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Greetings from Louisburgh, County Mayo in Ireland

I am on vacation in Ireland, and have extended my stay until October 24th. I am focused on getting the puzzle solved and at least a basic post up each day. It's proving to be difficult to do much more than that due to pressure of time, which I am sure you can understand. Happy puzzling, and slainte!

Bill

1221-13 New York Times Crossword Answers 21 Dec 13, Saturday





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CROSSWORD SETTER: Todd Gross & David Steinberg
THEME: 100 Years Ago … today’s themed answers commemorate the first crossword published, 100 years ago today. The original puzzle was diamond-shaped, and the shaded center of today’s grid is designed to be reminiscent of that first crossword. If we take a look at the original crossword we can see that the letters FUN are in the same spot in today's puzzle that they were in 1913:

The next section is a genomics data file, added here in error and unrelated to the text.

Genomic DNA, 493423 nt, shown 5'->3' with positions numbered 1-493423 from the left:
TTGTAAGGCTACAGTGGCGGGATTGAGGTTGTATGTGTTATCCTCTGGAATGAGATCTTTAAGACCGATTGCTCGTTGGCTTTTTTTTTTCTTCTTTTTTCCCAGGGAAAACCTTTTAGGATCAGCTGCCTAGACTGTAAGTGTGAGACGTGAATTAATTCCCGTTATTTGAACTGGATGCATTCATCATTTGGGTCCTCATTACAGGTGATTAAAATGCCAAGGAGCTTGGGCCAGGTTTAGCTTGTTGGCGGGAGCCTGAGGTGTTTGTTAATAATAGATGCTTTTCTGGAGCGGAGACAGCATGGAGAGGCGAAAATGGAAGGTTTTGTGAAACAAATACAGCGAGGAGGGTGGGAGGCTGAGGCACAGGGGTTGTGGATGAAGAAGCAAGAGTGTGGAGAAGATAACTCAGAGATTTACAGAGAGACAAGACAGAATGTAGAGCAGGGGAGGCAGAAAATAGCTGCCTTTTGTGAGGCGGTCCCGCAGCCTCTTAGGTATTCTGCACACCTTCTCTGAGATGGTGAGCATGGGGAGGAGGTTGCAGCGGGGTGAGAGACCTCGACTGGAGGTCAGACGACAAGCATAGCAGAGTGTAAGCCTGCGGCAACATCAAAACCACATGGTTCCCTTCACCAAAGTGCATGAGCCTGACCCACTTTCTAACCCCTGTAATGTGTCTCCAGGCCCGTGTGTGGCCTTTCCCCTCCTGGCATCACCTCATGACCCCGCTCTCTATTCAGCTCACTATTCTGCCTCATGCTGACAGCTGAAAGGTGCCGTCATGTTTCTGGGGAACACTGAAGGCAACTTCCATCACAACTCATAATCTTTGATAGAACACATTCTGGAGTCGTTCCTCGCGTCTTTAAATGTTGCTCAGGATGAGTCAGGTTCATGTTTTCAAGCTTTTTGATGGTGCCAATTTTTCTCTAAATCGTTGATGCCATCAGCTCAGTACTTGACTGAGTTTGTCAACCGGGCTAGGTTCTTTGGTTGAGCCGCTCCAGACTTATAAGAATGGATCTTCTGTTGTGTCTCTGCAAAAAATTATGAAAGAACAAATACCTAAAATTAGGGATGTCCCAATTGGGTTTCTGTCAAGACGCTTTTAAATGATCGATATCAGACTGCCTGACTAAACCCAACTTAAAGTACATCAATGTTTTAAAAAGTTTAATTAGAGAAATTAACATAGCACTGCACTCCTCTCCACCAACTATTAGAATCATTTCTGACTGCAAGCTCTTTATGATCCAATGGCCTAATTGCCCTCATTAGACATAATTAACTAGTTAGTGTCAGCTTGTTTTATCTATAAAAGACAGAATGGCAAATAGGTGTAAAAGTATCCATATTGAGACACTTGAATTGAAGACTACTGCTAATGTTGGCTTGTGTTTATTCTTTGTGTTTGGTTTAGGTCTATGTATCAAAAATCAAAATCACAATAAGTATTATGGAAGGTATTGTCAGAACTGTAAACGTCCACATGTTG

6A. With 20-Across, where the first-ever crossword puzzle appeared : NEW YORK
20A. See 6-Across : SUNDAY WORLD
45A. Creator of the first crossword : ARTHUR WYNNE
59A. Year in which the first crossword appeared, on December 21 : MCMXIII
BILL BUTLER’S COMPLETION TIME: 32m 08s
ANSWERS I MISSED: 0

Today's Wiki-est, Amazonian Googlies
Across

1. Girl's name in #1 1973 and 1974 song titles : ANGIE
For my money, “Angie” is the greatest ballad ever performed by the Rolling Stones. Despite rumors to the contrary, “Angie” doesn’t refer to a particular woman. If fact, songwriter Keith Richard says that “Angie” is a pseudonym for heroin, and the lyrics tell of his efforts to get off the drug at a detox facility in Switzerland.

“Angie Baby” is a great song, a hit for Helen Reddy in 1974. It was written by Alan O’Day, who tells us that the title character was inspired by the Beatles’ “Lady Madonna”, and whose probably influenced by the Rolling Stones hit “Angie”. That’s a great pedigree.